Poor humanity, pitted between the competing, shallow boards of directors called Heaven and Hell. It falls to Aziraphale and Crowley, a reluctantly independent minded angel and demon, respectively, to avert apocalypse in Good Omens, a new-ish Amazon Prime series based on the 1990 novel by Terry Pratchett and Neil Gaiman. The six episode series, while no masterpiece, is entertaining. I like it about exactly as much as I like the novel.
I discovered Neil Gaiman's work in the late 90s. I remember routinely buying collected volumes of Sandman at the mall when it still had a bookstore and sitting down on a bench then and there, reading each cover to cover. These rightly revered comics left me wanting more so I sought out Gaiman's prose works which were at that time limited to Stardust, Neverwhere, and Good Omens.
I liked them but none of them came close to Sandman. My favourite of the three was easily the edition of Stardust illustrated by Charles Vess, though I quite enjoyed Neverwhere, an adaptation of a television series written by Gaiman. I liked Good Omens, too, but as someone who'd seen the Monty Python movies and read Douglas Adams, it seemed like a more modest exercise in the ballpark of those greater works of satire. Though I don't think it's exactly fair to say it is simply that. My exposure to the works of Terry Pratchett is more limited--I've read one other of his novels and listened to an audio play--but I can see why he appeals to a very particular niche. He's about 60% tongue-in-cheek and 40% sincerity and you need to have a particular taste in order for those two elements not to cancel each other out. Sometimes it works for me and I can see Pratchett was a really clever author but his style was never as satisfying for me as it is for many other readers.
The new television series very much has that Pratchett tone but it's more fascinating for what an anachronism it is. This kind of humour based on religion felt so brilliant and transgressive in the 80s and 90s. Now as I watch it I find myself hoping viewers will care and suspecting many will just feel impatient. It used to be you could rely on the charming rogue to be the fan favourite but now in this world where young people seem to strongly prefer Luke over Han, I suspect everyone will much prefer Aziraphale to Crowley and many will be frustrated by the very idea that a Good Person would have a chummy relationship with a Bad Person. I do hope such viewers find their perspective shifted maybe just a little. Certainly Michael Sheen and David Tennant are well cast and have great chemistry. Tennant's particularly good, particularly in moments where he shows subtle emotional wounds when Aziraphale finally threatens to break off their secret alliance.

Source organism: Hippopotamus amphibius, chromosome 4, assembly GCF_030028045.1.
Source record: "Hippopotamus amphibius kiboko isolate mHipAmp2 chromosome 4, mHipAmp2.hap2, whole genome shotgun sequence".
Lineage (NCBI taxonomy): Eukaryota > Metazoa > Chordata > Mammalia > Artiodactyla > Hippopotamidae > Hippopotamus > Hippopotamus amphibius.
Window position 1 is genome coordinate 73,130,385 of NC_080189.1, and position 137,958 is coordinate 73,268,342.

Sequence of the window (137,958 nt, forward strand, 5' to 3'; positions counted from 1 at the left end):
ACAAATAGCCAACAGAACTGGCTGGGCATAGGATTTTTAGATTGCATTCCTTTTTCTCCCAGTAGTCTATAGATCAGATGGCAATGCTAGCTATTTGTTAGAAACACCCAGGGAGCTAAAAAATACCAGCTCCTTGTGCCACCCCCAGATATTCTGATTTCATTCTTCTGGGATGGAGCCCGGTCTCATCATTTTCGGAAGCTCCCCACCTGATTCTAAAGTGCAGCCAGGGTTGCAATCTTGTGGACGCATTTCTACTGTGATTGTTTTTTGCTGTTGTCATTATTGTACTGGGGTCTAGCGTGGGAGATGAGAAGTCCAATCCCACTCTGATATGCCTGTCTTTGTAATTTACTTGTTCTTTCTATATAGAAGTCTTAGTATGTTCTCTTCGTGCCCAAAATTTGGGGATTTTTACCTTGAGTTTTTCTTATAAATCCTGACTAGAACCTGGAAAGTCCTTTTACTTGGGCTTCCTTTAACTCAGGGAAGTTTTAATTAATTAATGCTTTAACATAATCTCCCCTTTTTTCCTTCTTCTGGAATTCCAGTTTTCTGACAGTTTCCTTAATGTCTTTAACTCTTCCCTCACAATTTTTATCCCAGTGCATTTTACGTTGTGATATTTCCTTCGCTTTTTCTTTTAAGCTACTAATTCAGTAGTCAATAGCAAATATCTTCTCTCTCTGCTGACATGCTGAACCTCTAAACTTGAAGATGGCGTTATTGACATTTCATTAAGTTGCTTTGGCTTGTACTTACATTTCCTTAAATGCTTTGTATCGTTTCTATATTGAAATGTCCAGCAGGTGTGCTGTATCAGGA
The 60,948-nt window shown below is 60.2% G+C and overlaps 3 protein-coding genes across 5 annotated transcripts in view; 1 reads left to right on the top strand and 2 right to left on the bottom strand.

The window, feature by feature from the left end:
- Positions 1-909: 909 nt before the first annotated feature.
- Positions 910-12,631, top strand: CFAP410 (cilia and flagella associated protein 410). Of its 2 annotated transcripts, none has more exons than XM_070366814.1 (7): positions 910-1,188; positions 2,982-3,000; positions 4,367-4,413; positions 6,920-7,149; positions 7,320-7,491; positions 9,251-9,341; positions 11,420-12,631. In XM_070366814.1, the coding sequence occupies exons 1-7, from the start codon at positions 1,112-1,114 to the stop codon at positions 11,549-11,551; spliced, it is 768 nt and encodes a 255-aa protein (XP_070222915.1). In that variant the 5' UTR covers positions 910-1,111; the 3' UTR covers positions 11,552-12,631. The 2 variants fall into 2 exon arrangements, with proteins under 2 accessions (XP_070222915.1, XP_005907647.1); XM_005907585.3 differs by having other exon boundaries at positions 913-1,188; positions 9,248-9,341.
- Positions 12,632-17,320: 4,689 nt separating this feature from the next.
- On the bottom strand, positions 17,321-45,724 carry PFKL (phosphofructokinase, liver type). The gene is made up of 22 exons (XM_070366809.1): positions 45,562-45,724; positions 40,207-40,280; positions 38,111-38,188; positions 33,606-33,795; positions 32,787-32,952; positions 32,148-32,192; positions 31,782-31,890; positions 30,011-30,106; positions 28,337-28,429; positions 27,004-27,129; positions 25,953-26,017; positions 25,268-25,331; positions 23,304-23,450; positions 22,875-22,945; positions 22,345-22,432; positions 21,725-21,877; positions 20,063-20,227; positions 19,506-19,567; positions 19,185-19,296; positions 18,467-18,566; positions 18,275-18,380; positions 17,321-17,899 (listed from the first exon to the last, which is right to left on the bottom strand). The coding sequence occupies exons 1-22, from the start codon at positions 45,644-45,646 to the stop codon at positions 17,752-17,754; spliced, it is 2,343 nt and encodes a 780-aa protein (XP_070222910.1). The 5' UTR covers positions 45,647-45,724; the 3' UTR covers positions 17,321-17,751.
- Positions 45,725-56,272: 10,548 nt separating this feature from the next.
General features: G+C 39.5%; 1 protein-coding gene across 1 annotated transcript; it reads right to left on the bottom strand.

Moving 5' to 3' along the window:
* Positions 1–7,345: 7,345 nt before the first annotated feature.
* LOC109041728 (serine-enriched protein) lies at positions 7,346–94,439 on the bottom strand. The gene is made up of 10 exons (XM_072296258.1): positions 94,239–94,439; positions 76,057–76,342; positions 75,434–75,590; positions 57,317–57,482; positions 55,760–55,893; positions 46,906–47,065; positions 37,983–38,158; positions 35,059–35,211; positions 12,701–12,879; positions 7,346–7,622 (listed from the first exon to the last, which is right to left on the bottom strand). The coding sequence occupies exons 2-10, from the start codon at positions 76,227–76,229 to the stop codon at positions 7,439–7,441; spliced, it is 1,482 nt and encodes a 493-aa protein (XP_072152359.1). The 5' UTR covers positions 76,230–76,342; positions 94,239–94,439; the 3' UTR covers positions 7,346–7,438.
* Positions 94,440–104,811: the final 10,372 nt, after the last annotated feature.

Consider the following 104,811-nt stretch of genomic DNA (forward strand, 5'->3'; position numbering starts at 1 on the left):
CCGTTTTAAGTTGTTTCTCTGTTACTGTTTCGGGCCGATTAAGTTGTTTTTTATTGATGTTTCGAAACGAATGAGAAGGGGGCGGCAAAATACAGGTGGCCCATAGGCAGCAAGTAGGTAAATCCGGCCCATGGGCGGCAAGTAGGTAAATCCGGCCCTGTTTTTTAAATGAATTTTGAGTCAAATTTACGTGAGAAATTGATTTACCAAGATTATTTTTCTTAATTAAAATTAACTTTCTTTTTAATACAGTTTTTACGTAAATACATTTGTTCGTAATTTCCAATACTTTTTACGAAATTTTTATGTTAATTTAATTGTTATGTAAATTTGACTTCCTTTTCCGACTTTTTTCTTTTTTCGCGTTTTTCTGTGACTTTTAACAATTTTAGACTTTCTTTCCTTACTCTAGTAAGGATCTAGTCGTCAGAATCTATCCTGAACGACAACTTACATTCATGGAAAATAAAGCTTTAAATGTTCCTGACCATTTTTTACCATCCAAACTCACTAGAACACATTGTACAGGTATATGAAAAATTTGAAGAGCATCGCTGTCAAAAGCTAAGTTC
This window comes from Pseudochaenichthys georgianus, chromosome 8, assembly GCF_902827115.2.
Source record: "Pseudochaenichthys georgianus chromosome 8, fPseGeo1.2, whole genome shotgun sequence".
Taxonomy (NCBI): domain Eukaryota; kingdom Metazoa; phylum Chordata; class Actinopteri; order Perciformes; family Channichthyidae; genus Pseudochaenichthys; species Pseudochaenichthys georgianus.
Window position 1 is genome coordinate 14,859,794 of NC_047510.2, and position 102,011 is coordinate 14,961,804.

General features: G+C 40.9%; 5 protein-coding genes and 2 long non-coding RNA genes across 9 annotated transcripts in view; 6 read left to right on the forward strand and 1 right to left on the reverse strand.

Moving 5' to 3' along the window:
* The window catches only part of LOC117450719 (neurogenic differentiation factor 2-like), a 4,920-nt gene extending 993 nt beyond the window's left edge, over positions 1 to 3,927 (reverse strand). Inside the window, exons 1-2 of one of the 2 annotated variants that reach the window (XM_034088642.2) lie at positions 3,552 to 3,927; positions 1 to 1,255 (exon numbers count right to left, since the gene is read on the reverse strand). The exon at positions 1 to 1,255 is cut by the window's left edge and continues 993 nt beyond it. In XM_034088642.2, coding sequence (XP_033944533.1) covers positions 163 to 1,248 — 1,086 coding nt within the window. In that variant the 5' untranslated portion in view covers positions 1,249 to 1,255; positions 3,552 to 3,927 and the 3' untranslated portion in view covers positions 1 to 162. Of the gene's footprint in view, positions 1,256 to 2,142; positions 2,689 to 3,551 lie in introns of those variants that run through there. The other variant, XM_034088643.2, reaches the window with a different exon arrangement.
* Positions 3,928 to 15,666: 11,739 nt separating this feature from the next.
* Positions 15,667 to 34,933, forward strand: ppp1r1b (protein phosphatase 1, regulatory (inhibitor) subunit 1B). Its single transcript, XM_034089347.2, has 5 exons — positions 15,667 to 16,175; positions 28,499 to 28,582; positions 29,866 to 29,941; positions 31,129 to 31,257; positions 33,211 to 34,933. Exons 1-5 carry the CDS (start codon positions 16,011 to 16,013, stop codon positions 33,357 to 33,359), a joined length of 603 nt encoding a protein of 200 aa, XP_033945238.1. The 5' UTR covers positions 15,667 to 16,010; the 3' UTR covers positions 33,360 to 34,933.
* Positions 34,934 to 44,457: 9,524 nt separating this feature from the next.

For myself, I don't find the best bits of Good Omens' satire quite as enduring as Life of Brian's. When Crowley remarks at the beginning, when Adam and Eve are expelled from the Garden of Eden, that it's a bit harsh, I remembered being amused at the gentle tone used to show up a significant flaw in the basic worldview of western religion. But now, after a few years studying Milton, it's not nearly as exciting as Satan in Paradise Lost:
One fatal tree there stands, of knowledge called,
Forbidden them to taste: Knowledge forbidden
Suspicious, reasonless. Why should their Lord
Envy them that? Can it be sin to know?
Can it be death? And do they only stand
By ignorance? Is that their happy state,
The proof of their obedience and their faith?
This is so much better because it engages with the idea of forbidden knowledge and the reader is compelled to weigh the value of such a policy. The gentle nudge of humour in Good Omens suggests it's funny because it's outdated and silly while Satan's question in Paradise Lost remains terribly relevant. But, of course, it's not fair, really, to complain, "Good Omens isn't as good as Paradise Lost!" though maybe it's worth saying since there is a substantial push to see the classics as irrelevant and worthless.
The supporting cast on the series is wonderful except for Frances McDormand as God, the narrator. She might have been fine if she'd put on a British accent--so many of the casually absurd phrases she drops go down like lead with an American accent. Michael McKean, fresh from his brilliant role on Better Call Saul, puts on a Scottish accent as Witchfinder Sergeant Shadwell and even though the accent isn't perfect he's still great in the role. He and Miranda Richardson are wonderfully sweet and funny.
Jack Whitehall and Adria Arjona are also very sweet and funny, Arjona in particular striking some pleasantly surprising notes with her dialogue. I do kind of wish the show's sex scene had been more convincing.
I loved Crowley berating his plants and expressing love for his car. The music from Queen was well deployed in the soundtrack. I really liked how the wardrobe for people from heaven wasn't limited to white and included powder blue shirts and caramel coloured shoes. Good Omens is available on Amazon Prime.